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Health A-Z

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Harvard Medical School

Treatment

Treatment for hemolytic anemia depends on its cause and severity.

  • Inherited abnormalities in red cell membranes — If hemoglobin levels are adequate, you may not need treatment. If hemoglobin levels drop very low, a blood transfusion may be needed. In rare cases, the spleen is removed.

  • Inherited enzyme deficiencies inside red cells — Blood transfusions are necessary to treat severe symptoms.

  • Hemoglobin disorders — Treatment is not necessary if the illness is mild or does not cause any symptoms.

People with more severe forms of thalassemia require repeated blood transfusions. Some may be candidates for a bone marrow transplant.

Sickle cell anemia may be treated with:

  • folic acid supplements

  • blood transfusions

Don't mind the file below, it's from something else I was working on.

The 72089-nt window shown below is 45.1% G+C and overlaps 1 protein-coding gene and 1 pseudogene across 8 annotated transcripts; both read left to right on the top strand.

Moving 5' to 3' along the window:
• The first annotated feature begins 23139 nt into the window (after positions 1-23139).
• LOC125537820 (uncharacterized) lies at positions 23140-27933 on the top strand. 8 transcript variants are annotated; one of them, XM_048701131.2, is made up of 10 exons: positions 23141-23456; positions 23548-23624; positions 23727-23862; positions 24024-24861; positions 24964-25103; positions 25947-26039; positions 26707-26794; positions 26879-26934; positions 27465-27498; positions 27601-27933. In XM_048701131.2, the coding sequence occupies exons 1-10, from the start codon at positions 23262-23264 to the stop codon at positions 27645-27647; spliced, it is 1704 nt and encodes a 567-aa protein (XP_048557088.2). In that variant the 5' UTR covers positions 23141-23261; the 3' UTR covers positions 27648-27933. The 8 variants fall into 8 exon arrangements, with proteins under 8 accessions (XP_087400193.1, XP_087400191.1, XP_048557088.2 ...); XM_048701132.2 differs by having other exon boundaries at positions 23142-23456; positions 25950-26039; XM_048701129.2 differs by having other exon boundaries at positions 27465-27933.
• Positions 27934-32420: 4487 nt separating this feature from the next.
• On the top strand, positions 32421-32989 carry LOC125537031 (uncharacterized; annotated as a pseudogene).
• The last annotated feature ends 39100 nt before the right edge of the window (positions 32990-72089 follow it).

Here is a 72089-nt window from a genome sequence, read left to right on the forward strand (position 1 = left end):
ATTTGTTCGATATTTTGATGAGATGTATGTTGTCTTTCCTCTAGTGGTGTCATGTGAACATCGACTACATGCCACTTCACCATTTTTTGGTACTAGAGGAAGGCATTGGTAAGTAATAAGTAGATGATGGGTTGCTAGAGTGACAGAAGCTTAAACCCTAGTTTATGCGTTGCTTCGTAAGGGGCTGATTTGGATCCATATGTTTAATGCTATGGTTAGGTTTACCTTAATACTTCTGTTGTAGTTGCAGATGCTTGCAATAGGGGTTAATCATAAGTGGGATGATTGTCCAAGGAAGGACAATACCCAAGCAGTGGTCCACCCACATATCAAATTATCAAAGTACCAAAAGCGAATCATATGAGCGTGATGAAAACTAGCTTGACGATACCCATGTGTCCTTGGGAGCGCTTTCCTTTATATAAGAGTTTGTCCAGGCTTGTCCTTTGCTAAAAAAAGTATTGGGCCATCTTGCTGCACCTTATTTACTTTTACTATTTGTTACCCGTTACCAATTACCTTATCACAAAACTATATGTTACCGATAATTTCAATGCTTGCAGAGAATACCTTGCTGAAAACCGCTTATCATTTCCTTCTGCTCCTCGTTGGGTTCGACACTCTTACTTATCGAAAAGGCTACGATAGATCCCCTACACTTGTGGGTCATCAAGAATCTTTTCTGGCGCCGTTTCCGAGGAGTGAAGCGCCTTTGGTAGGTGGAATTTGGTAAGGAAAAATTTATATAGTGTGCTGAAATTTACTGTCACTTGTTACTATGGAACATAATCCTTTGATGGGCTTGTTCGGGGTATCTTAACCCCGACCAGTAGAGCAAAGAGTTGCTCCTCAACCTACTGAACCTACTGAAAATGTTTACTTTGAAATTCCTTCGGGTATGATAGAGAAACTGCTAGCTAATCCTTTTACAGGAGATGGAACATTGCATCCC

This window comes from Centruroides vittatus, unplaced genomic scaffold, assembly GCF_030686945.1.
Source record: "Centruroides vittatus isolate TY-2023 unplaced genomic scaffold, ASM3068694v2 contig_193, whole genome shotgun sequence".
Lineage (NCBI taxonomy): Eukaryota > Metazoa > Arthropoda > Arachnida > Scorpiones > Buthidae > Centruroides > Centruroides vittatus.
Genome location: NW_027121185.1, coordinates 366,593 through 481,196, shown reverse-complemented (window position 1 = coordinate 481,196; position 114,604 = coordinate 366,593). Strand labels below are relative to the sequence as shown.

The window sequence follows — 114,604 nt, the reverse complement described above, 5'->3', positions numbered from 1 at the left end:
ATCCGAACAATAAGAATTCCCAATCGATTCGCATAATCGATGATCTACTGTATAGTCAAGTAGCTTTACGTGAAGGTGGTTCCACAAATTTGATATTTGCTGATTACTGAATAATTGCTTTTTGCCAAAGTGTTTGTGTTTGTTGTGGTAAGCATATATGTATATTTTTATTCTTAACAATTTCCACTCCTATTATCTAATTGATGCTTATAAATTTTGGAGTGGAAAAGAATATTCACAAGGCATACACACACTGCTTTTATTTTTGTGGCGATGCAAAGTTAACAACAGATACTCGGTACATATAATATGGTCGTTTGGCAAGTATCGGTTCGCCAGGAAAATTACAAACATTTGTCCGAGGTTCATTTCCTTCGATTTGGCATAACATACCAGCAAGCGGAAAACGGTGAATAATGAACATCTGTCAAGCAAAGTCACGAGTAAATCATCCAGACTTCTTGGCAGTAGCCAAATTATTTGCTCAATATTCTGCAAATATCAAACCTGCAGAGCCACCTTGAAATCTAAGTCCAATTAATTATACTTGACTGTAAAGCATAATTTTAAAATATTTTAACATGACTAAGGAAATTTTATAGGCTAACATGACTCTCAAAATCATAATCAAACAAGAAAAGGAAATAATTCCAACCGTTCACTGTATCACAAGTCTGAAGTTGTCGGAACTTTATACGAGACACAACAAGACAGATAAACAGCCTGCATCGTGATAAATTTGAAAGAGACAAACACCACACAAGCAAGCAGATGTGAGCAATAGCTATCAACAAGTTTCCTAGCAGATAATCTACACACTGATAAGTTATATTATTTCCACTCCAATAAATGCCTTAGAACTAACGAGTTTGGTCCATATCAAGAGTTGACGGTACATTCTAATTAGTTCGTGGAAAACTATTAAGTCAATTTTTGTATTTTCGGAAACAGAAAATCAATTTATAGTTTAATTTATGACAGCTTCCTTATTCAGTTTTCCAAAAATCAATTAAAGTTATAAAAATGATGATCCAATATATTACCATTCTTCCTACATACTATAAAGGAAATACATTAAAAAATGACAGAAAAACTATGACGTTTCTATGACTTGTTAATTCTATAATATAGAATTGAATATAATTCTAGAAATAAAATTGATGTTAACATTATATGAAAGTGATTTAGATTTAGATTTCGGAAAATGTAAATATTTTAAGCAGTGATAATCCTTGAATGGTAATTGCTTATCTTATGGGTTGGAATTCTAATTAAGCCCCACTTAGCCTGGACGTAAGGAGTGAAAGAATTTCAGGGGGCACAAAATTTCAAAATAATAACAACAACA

• antibiotics

  • a drug called hydroxyurea (Hydrea)

  • Physical damage to red blood cells —This may be treated with folic acid and iron supplements. Blood transfusions may be necessary.

  • An autoimmune response — Treatment depends on the cause and severity. If a drug or infection is causing the anemia, it may be enough to stop the drug or recover from the infection.

    For more severe cases, treatment may include:

    • corticosteroid medication

    • intravenous immune globulin infusions

    • immunosuppressive drugs

    • removal of the spleen

  • Hypersplenism — For severe symptoms, the spleen is removed.

People with severe, chronic hemolytic anemia, especially those with sickle cell anemia or thalassemia, may require multiple blood transfusions. The iron in hemoglobin can accumulate in the body, causing iron overload and organ damage. Drugs called iron chelators, which bind the iron and enhance the body's removal of iron, help prevent organ damage from iron overload.

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From Health A-Z, Harvard Health Publications. Copyright 2007 by the President and Fellows of Harvard College. All rights reserved. Written permission is required to reproduce, in any manner, in whole or in part, the material contained herein. To make a reprint request, contact Harvard Health Publications. Used with permission of StayWell.

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